THE "Brownies" were an ancient and well-organized band long before there was a Covenanter to flee to caves and caverns. Indeed, from what can be gathered from the writings of ancient authors, one is led to believe the "Brownie" idea is a very old one. It is fair to presume that the "Brownies" enjoyed their nightly pranks, or skipped over the dewy heather to aid deserving peasants even before the red-haired Dane crossed the border to be Caledonia's unwelcome guest. Every family seems to have been haunted by a spirit they called "Brownie" which did different sorts of work, and they in return gave him offerings of the various products of the place. The "Brownie" idea was woven into the affairs of everyday life. In fact it seemed to be part of their religion, and a large part at that. When they churned their milk, or brewed, they poured some milk or wort through a hole in a flat, thin stone called "Brownie's stone." In other cases they poured the offerings in the corner of the room, believing that good would surely come to their homes if "the Brownies" were remembered. On out of the way islands, where the people could neither read nor write, and were wholly ignorant of what was going on in other parts of the country, so much so that they looked upon a person that could understand black marks on paper as a supernatural being, the "Brownie" was regarded as their helper.
The poet Milton had doubtless one of these "Brownies" in his mind when he penned the lines in "L'Allegro" to the "lubber fiend," who drudged and sweat
"To earn his cream-bowl duly set."
But, strange to say, he was not as complimentary as the untarnished reputation of the "Brownies" might lead one to expect. In some villages, near their chapel, they had a large flat stone called "Brownie’s stone," upon which the ancient inhabitants offered a cow’s milk every Sunday to secure the good-will of the "Brownies." That the "Brownies were good eaters, and could out-do the cat in their love for cream, is well proven in many places.
IT may be gratifying to some to know that even kings have not thought it beneath their dignity to dip the royal pen in the "Brownies" behalf. King James in his "Demonology" says:" The spirit called 'Brownie' appeared like a man and haunted divers houses without doing any evil, but doing as it were necessarie turnes up and down the house, yet some were so blinded as to believe that their house was all the sonsier, as they called it, that such spirits resorted there." Other writers say that the "Brownie" was a sturdy fairy, who, if he was fed well and treated kindly would do, as the people said, a great deal of work. He is said to have been obliging, and used to come into houses by night, and for a dish of cream perform lustily any piece of work that might remain to be done.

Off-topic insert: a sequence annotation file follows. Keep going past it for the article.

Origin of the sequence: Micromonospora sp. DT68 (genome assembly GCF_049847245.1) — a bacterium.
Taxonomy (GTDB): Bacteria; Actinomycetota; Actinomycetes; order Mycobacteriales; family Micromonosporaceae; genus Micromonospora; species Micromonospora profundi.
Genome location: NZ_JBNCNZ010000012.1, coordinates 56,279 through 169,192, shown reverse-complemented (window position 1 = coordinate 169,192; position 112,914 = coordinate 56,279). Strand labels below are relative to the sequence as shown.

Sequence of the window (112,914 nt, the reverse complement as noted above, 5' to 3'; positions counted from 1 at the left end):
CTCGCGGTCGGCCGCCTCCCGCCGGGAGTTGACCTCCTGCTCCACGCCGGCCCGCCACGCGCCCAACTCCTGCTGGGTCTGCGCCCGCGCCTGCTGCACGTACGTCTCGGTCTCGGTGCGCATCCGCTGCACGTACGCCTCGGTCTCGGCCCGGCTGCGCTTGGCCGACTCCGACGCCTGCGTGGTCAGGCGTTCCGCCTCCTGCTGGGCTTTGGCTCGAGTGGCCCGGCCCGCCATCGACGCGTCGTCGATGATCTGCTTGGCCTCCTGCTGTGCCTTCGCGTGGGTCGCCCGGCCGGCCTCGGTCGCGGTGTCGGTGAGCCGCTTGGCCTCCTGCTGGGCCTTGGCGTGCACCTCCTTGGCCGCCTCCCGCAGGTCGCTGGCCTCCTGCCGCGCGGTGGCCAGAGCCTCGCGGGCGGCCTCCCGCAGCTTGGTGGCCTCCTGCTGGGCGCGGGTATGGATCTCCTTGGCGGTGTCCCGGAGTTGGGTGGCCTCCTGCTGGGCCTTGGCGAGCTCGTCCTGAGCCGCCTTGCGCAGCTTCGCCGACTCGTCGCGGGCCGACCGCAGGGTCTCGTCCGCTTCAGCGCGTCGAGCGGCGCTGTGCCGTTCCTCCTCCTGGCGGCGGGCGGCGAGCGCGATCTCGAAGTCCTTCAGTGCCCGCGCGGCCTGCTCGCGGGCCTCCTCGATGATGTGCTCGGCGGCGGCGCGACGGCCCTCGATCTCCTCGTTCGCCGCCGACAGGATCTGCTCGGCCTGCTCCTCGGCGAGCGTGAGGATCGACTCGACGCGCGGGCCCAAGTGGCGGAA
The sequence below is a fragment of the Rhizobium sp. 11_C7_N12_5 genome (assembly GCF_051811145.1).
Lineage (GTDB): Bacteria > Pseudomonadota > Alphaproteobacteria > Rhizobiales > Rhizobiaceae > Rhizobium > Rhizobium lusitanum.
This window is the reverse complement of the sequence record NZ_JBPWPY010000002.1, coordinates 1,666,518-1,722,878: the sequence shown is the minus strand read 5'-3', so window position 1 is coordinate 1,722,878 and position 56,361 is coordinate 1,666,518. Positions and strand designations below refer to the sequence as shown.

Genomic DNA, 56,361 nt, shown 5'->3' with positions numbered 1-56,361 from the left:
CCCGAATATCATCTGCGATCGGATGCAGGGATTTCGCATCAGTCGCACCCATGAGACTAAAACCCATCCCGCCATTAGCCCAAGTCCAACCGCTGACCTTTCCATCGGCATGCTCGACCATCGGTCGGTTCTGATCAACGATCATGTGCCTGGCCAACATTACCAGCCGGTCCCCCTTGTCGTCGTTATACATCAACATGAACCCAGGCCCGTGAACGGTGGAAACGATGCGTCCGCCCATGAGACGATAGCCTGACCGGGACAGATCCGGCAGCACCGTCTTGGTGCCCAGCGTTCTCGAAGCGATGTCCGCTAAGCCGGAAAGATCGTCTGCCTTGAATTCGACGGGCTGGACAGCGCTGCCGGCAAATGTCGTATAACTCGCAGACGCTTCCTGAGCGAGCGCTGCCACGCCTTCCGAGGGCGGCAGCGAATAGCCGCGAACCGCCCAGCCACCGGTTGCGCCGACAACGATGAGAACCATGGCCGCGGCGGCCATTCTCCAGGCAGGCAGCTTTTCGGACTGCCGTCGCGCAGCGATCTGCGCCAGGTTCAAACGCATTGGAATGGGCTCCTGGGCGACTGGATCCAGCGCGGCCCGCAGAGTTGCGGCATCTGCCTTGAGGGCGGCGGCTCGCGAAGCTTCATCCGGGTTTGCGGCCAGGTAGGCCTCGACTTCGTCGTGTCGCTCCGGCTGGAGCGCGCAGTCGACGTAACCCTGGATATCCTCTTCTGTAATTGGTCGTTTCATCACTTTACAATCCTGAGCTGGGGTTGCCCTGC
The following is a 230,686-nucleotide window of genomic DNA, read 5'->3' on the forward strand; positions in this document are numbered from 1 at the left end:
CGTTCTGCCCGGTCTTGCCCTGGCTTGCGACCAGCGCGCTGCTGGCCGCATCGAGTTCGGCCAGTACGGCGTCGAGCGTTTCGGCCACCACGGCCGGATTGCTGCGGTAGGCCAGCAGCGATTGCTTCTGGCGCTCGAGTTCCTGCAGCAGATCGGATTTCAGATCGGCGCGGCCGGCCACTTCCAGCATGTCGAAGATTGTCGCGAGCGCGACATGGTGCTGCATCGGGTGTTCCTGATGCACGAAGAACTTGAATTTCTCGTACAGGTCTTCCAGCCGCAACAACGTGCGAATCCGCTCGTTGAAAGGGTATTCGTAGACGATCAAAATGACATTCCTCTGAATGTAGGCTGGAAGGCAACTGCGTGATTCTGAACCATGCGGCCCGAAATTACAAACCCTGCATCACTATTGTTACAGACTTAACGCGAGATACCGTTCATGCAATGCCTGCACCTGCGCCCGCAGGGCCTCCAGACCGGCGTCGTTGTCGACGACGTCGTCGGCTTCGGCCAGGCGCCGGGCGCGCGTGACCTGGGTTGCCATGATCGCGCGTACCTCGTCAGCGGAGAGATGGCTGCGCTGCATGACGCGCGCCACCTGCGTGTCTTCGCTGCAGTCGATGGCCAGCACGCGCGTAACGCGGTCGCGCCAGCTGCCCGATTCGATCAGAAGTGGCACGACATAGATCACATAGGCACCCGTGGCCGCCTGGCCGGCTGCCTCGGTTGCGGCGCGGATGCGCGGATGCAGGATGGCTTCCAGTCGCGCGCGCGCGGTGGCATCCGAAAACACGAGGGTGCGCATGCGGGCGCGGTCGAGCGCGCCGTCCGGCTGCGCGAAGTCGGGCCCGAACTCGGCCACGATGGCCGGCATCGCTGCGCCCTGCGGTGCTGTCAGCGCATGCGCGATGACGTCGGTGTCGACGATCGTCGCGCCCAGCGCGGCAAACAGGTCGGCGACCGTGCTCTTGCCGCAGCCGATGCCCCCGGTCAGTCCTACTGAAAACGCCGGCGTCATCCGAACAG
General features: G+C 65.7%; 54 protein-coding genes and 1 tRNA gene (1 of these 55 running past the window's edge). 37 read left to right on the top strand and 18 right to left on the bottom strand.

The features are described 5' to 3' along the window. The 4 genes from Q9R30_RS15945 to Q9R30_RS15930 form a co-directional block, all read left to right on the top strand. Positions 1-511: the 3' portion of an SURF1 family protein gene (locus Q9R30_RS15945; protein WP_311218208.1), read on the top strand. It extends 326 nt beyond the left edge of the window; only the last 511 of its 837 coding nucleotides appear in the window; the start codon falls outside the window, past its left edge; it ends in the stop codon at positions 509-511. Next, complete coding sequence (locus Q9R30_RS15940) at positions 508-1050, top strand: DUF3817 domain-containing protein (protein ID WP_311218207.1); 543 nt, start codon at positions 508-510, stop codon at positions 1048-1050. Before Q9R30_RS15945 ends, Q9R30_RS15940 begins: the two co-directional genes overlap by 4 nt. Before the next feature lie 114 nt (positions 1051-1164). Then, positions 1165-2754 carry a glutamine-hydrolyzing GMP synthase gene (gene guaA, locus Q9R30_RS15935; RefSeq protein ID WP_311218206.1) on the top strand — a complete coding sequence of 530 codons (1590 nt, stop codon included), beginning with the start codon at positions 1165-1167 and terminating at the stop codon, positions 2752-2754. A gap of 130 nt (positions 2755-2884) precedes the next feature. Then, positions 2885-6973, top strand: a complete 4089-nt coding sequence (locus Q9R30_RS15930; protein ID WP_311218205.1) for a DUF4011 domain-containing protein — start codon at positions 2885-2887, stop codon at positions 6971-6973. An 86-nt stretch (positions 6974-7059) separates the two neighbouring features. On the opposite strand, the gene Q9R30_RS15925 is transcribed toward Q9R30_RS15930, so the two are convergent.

The superstitious inhabitants had absolute faith in the "Brownies" wisdom or judgment. The "Brownie" spirit was said to reach over the table and make a mark where his favorite was to sit at a game if he wished to win, and this "tip" from the "Brownie" was never disregarded by the player.
THE seeker after facts concerning the origin of the "Brownies" will find it difficult to gather them in. He may visit the largest libraries in the land and turn the leaves of old volumes that have been neglected for centuries, and fail to find more than that at one time in the long long ago, the "Brownie" was a power in the land that no well-regulated family could fail to do without. One thing is certain, however, the more we learn about the "Brownies" the more we like them. Theirs is a genealogy that one can trace back through the dusty centuries of the past without finding one blot on their scutcheon, or discovering that they descended from a race of robbers or evil doers. It is indeed refreshing to learn that at a time when the age was so dark that even Christianity could scarcely send a ray of light through it, and when every man's hand seemed to be against his brother, when poachers, moss-troopers and plundering men of might were denuding the land, the "Brownies" through rain and shine were found at their post every night, aiding the distressed, picking up the work that weary hands let fall, and in many ways winning the love and respect of the people.